COVID-19 Vaccination Attitudes Among People in Australia Who Inject Drugs

Author: Olivia Price Paul Dietze Lisa Maher Sione Crawford Mallory Trent Gregory Dore Rachel Sutherland Raimondo Bruno Caroline Salom Simon Lenton Louisa Degenhardt Amy Peacock Caroline

Theme: Epidemiology & Public Health Research Year: 2022

People who inject drugs may be at greater risk of adverse outcomes from SARS-CoV-2 infection but
are less likely to be vaccinated. The aim of this study was to explore patterns of COVID-19
vaccination attitudes among this demographic in Australia.
A sentinel sample of 888 people who regularly inject drugs were recruited from Australian capital
cities in June-July 2021, when COVID-19 vaccines were available only to priority groups. Latent
classes based on attitudes towards vaccination were identified. Multinomial logistic regression
models were used to examine factors associated with class membership, and conditional
probabilities of endorsing factors that would increase likelihood for vaccine uptake given class
membership calculated.
We identified three classes of participants: vaccine acceptant (33%), hesitant (36%), and rejecting
(31%). Relative to the acceptant class, hesitant participants were more likely to reside in unstable
housing, and relative to acceptant and rejecting classes, more likely to report past six-month general
practitioner attendance. The rejecting group were more likely than acceptant and hesitant groups to
report injecting drugs ≥daily in the past month (versus <daily) and injecting methamphetamine most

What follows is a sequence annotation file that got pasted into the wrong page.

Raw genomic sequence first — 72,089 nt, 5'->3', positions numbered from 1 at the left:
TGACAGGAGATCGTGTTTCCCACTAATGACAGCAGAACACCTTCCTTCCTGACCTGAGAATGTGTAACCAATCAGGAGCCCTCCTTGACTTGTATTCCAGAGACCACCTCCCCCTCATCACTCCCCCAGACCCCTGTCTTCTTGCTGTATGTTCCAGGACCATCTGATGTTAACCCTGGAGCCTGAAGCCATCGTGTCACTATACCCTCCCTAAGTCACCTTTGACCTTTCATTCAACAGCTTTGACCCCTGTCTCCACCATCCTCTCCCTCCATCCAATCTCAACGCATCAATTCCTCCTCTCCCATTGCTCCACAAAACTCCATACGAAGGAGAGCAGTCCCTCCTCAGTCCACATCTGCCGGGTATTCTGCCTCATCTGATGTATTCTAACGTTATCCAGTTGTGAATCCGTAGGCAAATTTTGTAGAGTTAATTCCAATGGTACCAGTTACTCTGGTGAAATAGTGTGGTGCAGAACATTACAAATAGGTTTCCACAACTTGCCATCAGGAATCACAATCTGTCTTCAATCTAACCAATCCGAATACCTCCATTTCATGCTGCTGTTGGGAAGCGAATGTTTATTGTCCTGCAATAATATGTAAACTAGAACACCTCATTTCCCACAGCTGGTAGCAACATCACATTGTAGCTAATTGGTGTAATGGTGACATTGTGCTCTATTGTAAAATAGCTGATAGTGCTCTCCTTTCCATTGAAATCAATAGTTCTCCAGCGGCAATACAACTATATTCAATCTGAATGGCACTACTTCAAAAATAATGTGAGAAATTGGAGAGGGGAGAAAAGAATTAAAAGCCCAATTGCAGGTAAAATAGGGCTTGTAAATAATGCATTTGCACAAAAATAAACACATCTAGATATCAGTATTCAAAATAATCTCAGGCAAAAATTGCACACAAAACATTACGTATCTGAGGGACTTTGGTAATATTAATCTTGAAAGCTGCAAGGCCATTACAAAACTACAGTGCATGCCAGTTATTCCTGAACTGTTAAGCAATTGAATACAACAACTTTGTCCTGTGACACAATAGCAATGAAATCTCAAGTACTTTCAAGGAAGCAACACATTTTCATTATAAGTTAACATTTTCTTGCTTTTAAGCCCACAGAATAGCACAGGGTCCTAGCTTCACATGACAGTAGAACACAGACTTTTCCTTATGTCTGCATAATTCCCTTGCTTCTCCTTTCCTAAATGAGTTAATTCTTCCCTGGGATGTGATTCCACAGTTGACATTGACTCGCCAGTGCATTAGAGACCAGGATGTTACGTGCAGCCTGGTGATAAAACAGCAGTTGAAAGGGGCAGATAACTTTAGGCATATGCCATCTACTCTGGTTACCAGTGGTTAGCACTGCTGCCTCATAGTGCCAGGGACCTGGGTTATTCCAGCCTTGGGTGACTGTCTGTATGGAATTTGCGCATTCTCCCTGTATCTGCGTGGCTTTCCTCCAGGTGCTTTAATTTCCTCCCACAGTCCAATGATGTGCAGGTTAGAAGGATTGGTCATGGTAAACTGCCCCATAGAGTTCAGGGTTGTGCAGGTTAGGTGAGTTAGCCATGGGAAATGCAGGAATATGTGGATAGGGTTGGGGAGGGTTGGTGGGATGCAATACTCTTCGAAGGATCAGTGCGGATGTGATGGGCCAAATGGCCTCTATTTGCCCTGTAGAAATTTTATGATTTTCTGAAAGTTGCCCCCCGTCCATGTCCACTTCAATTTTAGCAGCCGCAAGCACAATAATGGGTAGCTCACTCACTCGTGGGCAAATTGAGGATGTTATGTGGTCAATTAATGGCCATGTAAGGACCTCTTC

frequently (versus heroin). Participants in hesitant and rejecting groups were less likely to report
current season influenza vaccination than acceptant participants. Vaccine hesitant participants were
consistently more likely to endorse facilitators of vaccine uptake than rejecting participants,
including vaccine delivery at needle-syringe programs and peer worker recommendation for
vaccination. Financial incentives were the most highly endorsed facilitator across all three groups.
Vaccine hesitant participants in our study were engaged with the healthcare system; this touchpoint
could be utilised to encourage vaccine uptake. More concentrated efforts are required to vaccinate
those who may be less service engaged, including people who predominantly inject
methamphetamine and those who are unstably housed. Financial incentives may improve uptake
among people who inject drugs.
Disclosure of Interest Statement:
AP has received untied educational grant from Seqirus and Mundipharma for study of opioid
medications. PD has received untied educational grant from Gilead sciences for work related to
hepatitis C and an untied educational grant from Indivior. PD and SL have served as an unpaid
member of an Advisory Board for Mundipharma. RB has received untied educational grant from
Mundipharma and Indivior for study of opioid medications. LD has received untied educational
grants from Seqirus, Indivior and Mundipharma for study of opioid medications. All other authors
have no conflicts of interest to declare.

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